All of this makes camera control especially crucial. The camera in Crush 3D is exceptionally good and you can turn it any way you need to with a single push of the D-pad to try and get a good crush on the level. You can also hold the R button and get a general overview of the world. The 3D map can be rotated any which way so you can try and get a grasp of where everything is. In addition, you can view the map in 2D and scroll around the now-flat level.


In addition to this, there are sometimes enemies wandering around that you can crush (this time, literally) by switching to 2D. There are balls that roll on forever until they hit a wall (more crushing!) and cans, which only roll in one direction. There are switches to be pressed once, and some that need to constantly be pressed to work.


There are also sometimes images, called “Thought Graffitti,” drawn onto the wall that can unlock certain aspects of the level. You can only activate them in 2D, and even then, you have to keep them onscreen for them to work. (This plays off the old adage, “Out of sight, out of mind.”) Some images include a trophy, which unlocks the trophy for you to collect; a winged boot, which allows you to jump higher and further than usual; and a lock, which bolts the manhole shut and prevents you from leaving the level. Images can’t be manipulated, but you can change the view to avoid seeing them in 2D – instead of crushing from the side, try crushing downwards from above, etc.— and you can push balls in front of them to block them.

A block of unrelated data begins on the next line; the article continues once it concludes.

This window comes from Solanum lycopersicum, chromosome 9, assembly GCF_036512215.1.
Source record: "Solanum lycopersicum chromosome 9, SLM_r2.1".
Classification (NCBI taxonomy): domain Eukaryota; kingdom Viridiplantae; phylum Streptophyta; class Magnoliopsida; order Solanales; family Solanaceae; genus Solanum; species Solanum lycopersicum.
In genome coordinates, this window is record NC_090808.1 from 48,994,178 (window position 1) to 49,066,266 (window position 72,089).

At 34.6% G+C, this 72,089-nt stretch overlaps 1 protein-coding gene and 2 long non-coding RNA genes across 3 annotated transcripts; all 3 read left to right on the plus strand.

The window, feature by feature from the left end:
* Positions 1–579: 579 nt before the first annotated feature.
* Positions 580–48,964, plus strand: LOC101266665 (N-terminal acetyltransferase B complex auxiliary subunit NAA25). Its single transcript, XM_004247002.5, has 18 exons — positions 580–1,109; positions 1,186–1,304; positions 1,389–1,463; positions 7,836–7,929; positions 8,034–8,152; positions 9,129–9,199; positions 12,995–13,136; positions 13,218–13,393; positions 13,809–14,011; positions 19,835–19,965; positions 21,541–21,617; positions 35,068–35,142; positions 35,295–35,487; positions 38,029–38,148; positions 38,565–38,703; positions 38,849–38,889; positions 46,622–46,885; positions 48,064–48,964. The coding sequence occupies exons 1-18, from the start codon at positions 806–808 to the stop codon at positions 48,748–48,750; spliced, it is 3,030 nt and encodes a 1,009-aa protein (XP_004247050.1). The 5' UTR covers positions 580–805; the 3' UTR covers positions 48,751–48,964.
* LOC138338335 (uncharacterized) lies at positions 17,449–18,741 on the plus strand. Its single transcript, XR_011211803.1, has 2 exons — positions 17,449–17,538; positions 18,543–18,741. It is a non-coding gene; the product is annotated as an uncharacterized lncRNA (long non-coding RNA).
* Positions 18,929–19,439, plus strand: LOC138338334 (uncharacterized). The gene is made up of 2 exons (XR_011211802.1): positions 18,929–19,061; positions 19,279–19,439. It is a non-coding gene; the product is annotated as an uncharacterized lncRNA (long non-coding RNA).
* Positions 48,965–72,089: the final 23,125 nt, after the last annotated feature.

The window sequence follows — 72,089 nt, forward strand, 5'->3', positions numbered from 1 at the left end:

In each level, Danny must collect different spherical objects (aptly called ‘Marbles’) around the stage. After getting a certain amount, the manhole to the next stage is unlocked. Sometimes, there are cutscenes to move the surprisingly foreboding story forward. At least the anxiety is alleviated by some lighthearted banter.


The concept of crushing itself sounds simple, but, as with most puzzle games, the game is as easy and as difficult as you want it to be. In lieu of having difficulty levels, Crush 3D provides you with the option of collecting all the Marbles rather than just the half needed to unlock the manhole. Each level also has two goodies—a trophy and an album—that usually require some skill to acquire. Also, while the game provides a Hint system, avoiding its use allows you to avoid the Marble fee required and allows you to get a Perfect in the level. This makes things considerably harder and I had fun trying to go the extra mile.